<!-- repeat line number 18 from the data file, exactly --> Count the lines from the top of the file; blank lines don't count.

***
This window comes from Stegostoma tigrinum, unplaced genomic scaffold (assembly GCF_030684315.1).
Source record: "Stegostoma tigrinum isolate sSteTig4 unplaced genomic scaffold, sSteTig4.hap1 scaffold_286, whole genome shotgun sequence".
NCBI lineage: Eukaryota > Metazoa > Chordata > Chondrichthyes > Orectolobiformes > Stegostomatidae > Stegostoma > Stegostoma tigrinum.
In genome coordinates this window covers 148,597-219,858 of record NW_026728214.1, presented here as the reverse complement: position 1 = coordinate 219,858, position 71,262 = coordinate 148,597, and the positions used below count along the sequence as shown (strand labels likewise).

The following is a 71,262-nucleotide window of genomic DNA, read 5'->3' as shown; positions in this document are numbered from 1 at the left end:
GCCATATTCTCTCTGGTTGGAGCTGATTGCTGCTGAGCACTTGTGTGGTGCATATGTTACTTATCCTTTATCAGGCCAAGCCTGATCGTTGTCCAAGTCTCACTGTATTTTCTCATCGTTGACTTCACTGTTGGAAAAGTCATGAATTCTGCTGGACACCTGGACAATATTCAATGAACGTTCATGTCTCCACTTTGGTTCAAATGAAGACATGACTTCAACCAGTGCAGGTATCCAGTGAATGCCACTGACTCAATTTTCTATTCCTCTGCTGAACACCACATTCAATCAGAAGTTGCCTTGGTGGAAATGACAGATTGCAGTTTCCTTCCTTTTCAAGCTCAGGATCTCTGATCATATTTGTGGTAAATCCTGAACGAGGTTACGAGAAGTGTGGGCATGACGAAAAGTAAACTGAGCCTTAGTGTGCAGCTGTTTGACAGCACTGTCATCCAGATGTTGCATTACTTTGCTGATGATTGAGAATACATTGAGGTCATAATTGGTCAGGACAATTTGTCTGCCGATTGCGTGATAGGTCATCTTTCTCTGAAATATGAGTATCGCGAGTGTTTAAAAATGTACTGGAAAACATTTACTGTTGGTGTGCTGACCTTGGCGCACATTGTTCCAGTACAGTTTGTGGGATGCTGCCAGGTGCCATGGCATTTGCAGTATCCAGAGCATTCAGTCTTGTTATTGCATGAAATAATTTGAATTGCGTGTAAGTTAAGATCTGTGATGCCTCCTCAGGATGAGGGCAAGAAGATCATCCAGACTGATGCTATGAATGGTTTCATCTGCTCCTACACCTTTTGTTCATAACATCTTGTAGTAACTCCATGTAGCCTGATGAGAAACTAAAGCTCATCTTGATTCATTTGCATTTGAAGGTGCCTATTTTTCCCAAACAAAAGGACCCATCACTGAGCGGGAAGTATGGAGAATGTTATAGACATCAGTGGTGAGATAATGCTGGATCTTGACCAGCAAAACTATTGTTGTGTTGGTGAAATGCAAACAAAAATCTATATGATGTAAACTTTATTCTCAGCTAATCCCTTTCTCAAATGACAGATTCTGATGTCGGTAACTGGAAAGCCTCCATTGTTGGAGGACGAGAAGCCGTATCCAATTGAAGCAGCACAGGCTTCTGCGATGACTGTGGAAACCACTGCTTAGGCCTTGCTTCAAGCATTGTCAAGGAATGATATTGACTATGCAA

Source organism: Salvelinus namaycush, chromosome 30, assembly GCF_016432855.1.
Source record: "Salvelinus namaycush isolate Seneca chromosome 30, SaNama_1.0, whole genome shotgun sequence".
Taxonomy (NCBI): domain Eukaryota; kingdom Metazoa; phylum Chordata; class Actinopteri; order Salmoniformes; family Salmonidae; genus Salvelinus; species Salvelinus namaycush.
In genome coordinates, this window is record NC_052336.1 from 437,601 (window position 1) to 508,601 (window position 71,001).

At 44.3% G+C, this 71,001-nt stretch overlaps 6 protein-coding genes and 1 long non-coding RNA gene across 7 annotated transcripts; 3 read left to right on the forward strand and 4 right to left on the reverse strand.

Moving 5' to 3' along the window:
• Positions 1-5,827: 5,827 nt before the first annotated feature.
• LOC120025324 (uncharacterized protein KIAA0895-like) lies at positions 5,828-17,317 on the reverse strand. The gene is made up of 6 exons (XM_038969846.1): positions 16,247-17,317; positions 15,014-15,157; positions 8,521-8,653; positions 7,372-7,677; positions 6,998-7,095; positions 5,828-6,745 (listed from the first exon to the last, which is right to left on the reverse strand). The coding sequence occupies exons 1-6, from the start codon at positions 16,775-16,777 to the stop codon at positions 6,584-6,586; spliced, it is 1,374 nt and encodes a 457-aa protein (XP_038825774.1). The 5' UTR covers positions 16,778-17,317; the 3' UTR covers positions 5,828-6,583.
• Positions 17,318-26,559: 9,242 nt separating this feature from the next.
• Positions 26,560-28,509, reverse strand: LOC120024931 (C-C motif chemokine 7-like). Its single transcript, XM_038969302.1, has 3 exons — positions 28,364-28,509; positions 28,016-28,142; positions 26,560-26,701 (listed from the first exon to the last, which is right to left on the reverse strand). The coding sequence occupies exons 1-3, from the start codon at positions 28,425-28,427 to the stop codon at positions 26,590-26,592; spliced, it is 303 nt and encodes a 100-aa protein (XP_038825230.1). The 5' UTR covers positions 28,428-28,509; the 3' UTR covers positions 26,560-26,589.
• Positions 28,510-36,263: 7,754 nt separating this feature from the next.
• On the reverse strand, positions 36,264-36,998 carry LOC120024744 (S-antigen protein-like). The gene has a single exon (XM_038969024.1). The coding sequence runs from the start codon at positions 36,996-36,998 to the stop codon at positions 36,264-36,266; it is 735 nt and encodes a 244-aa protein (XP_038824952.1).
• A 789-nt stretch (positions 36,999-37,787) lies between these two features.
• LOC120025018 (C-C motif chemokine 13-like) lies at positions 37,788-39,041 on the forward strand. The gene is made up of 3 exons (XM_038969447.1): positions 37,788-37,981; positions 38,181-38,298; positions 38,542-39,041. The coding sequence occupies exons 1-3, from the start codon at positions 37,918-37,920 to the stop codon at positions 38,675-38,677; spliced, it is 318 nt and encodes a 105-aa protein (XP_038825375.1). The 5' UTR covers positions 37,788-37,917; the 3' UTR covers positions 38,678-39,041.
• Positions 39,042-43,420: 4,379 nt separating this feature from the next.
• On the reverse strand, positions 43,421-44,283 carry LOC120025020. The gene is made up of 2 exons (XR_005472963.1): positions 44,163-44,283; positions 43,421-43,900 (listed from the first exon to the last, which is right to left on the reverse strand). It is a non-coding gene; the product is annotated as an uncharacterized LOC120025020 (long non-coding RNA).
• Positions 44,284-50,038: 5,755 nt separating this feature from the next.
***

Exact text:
• On the reverse strand, positions 36,264-36,998 carry LOC120024744 (S-antigen protein-like). The gene has a single exon (XM_038969024.1). The coding sequence runs from the start codon at positions 36,996-36,998 to the stop codon at positions 36,264-36,266; it is 735 nt and encodes a 244-aa protein (XP_038824952.1).